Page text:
As far as the products, replacement windows are normally better products than new construction products because most people looking to buy new homes don't look at the windows when making their decisions, they look through them, so builders traditionally use the least expensive products they can find. People only start looking at windows when they have problems with them, then they look for features and options. We are a replacement window manufacturer; Andersen is a new construction window manufacturer who has a replacement window division. I've been in the replacement window business since I was a teenager working summers for my father's company, starting when the replacement window industry began back in the middle 1960's. The first commercially available replacement window made in the United States was made in the building we now occupy. Andersen started making replacement windows a few years ago when they found that it was actually a bigger market than new construction, it's just very fragmented with many small manufacturers, some say over 10,000 of them.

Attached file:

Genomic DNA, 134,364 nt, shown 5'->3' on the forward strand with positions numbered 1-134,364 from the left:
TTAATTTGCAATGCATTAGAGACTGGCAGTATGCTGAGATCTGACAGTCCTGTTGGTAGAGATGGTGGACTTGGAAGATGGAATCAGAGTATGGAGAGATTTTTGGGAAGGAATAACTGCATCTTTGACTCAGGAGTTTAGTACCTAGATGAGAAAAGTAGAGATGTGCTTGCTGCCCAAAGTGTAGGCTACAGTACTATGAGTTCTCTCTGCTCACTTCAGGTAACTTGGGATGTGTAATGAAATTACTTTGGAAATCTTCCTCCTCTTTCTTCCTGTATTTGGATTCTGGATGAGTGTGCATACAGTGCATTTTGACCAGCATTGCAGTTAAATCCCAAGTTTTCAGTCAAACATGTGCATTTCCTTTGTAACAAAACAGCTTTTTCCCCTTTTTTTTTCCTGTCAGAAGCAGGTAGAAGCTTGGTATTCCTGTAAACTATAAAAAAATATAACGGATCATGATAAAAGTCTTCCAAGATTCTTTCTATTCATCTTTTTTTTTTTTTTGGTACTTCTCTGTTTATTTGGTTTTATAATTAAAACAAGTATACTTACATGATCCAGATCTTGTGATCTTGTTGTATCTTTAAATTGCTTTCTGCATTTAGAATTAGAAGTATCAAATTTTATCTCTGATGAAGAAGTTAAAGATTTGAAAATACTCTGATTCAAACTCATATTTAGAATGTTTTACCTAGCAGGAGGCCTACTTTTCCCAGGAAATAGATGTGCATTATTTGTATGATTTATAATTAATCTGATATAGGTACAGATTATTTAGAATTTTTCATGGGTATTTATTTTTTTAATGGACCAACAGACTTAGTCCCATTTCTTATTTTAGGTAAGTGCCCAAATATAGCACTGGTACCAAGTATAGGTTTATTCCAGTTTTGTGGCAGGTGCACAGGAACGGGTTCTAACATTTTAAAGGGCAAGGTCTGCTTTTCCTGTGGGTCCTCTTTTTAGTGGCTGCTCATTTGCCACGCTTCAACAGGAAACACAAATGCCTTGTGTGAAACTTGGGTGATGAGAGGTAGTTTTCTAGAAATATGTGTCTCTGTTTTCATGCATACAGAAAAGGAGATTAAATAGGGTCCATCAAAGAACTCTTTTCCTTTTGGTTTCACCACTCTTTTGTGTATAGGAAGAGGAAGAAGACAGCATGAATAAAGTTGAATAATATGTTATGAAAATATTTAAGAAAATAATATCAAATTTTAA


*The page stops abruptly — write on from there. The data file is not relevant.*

Now as far as our products specifically, we use all vinyl, which I believe to be the best framing material for windows. It is easily formed into complex shapes, it is impervious to moisture, it is stain resistant, and it is a good thermal barrier. I've made windows framed in aluminum, wood, fiberglass and vinyl, and vinyl is head and shoulders the best material to make windows out of as it is impervious to nature, and windows are what keep Mother Nature from entering your home. Wood swells, shrinks and rots and needs regular maintenance. Aluminum is cold but structurally sound and good for giant commercial type windows. Fiberglass is just what its name infers; a material whose strength comes from glass fibers, and glass is not a good thermally protective material. All of these other materials need an applied finish of some kind to protect them and to make them aesthetically acceptable. None of these other materials can be welded for completely sealed corners, protecting your home from moisture infiltration into your walls. We offer more color options, more wood grains, many more glass options from basic to the best energy performance available. We furnish better view screening material at no extra charge. We offer virtually any color exterior you would like.